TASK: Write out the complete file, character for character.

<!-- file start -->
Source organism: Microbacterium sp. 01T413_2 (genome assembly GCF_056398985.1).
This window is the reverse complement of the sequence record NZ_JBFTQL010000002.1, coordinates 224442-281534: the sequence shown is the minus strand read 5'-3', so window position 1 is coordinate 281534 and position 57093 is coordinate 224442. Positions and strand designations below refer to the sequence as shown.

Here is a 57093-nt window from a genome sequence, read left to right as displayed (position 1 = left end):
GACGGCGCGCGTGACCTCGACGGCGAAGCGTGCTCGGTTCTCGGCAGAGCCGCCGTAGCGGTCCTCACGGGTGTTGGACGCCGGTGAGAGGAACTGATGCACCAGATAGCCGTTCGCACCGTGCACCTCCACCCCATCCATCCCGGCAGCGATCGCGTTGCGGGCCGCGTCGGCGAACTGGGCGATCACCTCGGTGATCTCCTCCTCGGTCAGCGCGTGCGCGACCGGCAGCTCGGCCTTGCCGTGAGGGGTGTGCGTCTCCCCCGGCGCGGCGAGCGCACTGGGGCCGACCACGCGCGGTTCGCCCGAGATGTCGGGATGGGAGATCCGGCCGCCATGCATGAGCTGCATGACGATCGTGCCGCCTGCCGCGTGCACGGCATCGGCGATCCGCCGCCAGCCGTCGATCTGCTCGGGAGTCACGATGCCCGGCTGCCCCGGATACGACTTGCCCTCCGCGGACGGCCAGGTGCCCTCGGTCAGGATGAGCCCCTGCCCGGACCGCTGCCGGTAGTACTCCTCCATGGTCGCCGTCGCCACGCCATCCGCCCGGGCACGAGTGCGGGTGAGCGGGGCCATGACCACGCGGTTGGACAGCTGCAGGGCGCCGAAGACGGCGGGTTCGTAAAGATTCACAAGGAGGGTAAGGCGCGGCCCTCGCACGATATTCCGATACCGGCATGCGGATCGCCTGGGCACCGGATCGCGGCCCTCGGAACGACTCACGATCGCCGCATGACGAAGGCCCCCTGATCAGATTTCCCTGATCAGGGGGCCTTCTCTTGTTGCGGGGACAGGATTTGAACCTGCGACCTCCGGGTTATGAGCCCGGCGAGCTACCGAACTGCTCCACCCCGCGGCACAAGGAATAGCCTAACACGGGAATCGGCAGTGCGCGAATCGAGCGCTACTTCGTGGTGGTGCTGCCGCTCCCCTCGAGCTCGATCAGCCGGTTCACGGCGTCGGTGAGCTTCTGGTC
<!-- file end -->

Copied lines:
Source organism: Microbacterium sp. 01T413_2 (genome assembly GCF_056398985.1).
This window is the reverse complement of the sequence record NZ_JBFTQL010000002.1, coordinates 224442-281534: the sequence shown is the minus strand read 5'-3', so window position 1 is coordinate 281534 and position 57093 is coordinate 224442. Positions and strand designations below refer to the sequence as shown.

Here is a 57093-nt window from a genome sequence, read left to right as displayed (position 1 = left end):
GACGGCGCGCGTGACCTCGACGGCGAAGCGTGCTCGGTTCTCGGCAGAGCCGCCGTAGCGGTCCTCACGGGTGTTGGACGCCGGTGAGAGGAACTGATGCACCAGATAGCCGTTCGCACCGTGCACCTCCACCCCATCCATCCCGGCAGCGATCGCGTTGCGGGCCGCGTCGGCGAACTGGGCGATCACCTCGGTGATCTCCTCCTCGGTCAGCGCGTGCGCGACCGGCAGCTCGGCCTTGCCGTGAGGGGTGTGCGTCTCCCCCGGCGCGGCGAGCGCACTGGGGCCGACCACGCGCGGTTCGCCCGAGATGTCGGGATGGGAGATCCGGCCGCCATGCATGAGCTGCATGACGATCGTGCCGCCTGCCGCGTGCACGGCATCGGCGATCCGCCGCCAGCCGTCGATCTGCTCGGGAGTCACGATGCCCGGCTGCCCCGGATACGACTTGCCCTCCGCGGACGGCCAGGTGCCCTCGGTCAGGATGAGCCCCTGCCCGGACCGCTGCCGGTAGTACTCCTCCATGGTCGCCGTCGCCACGCCATCCGCCCGGGCACGAGTGCGGGTGAGCGGGGCCATGACCACGCGGTTGGACAGCTGCAGGGCGCCGAAGACGGCGGGTTCGTAAAGATTCACAAGGAGGGTAAGGCGCGGCCCTCGCACGATATTCCGATACCGGCATGCGGATCGCCTGGGCACCGGATCGCGGCCCTCGGAACGACTCACGATCGCCGCATGACGAAGGCCCCCTGATCAGATTTCCCTGATCAGGGGGCCTTCTCTTGTTGCGGGGACAGGATTTGAACCTGCGACCTCCGGGTTATGAGCCCGGCGAGCTACCGAACTGCTCCACCCCGCGGCACAAGGAATAGCCTAACACGGGAATCGGCAGTGCGCGAATCGAGCGCTACTTCGTGGTGGTGCTGCCGCTCCCCTCGAGCTCGATCAGCCGGTTCACGGCGTCGGTGAGCTTCTGGTC